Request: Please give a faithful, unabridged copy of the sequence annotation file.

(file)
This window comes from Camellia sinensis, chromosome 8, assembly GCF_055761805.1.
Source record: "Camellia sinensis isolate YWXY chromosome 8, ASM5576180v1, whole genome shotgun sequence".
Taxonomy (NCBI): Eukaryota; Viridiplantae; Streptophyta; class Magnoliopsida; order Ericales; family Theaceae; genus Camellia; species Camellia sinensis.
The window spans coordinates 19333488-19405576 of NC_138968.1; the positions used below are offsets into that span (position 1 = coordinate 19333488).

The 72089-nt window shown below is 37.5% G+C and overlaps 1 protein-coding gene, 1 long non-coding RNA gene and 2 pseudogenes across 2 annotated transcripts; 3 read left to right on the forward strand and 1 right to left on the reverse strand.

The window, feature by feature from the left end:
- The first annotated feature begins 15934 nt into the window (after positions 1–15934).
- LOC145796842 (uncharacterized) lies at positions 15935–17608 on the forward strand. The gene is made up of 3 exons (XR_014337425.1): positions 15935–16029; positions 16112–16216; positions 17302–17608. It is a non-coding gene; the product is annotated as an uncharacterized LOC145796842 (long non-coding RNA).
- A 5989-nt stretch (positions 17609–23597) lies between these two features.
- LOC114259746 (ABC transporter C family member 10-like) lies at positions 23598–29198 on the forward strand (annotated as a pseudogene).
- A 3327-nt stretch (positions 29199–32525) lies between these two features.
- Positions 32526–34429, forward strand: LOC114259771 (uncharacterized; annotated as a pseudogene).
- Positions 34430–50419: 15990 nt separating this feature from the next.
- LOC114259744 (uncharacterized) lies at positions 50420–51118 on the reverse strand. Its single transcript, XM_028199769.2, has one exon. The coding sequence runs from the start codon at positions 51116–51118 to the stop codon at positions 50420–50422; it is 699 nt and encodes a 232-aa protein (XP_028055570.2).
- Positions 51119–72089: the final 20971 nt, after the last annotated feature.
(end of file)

This window comes from Camellia sinensis, chromosome 8, assembly GCF_055761805.1.
Source record: "Camellia sinensis isolate YWXY chromosome 8, ASM5576180v1, whole genome shotgun sequence".
Taxonomy (NCBI): Eukaryota; Viridiplantae; Streptophyta; class Magnoliopsida; order Ericales; family Theaceae; genus Camellia; species Camellia sinensis.
The window spans coordinates 19333488-19405576 of NC_138968.1; the positions used below are offsets into that span (position 1 = coordinate 19333488).

The 72089-nt window shown below is 37.5% G+C and overlaps 1 protein-coding gene, 1 long non-coding RNA gene and 2 pseudogenes across 2 annotated transcripts; 3 read left to right on the forward strand and 1 right to left on the reverse strand.

The window, feature by feature from the left end:
- The first annotated feature begins 15934 nt into the window (after positions 1–15934).
- LOC145796842 (uncharacterized) lies at positions 15935–17608 on the forward strand. The gene is made up of 3 exons (XR_014337425.1): positions 15935–16029; positions 16112–16216; positions 17302–17608. It is a non-coding gene; the product is annotated as an uncharacterized LOC145796842 (long non-coding RNA).
- A 5989-nt stretch (positions 17609–23597) lies between these two features.
- LOC114259746 (ABC transporter C family member 10-like) lies at positions 23598–29198 on the forward strand (annotated as a pseudogene).
- A 3327-nt stretch (positions 29199–32525) lies between these two features.
- Positions 32526–34429, forward strand: LOC114259771 (uncharacterized; annotated as a pseudogene).
- Positions 34430–50419: 15990 nt separating this feature from the next.
- LOC114259744 (uncharacterized) lies at positions 50420–51118 on the reverse strand. Its single transcript, XM_028199769.2, has one exon. The coding sequence runs from the start codon at positions 51116–51118 to the stop codon at positions 50420–50422; it is 699 nt and encodes a 232-aa protein (XP_028055570.2).
- Positions 51119–72089: the final 20971 nt, after the last annotated feature.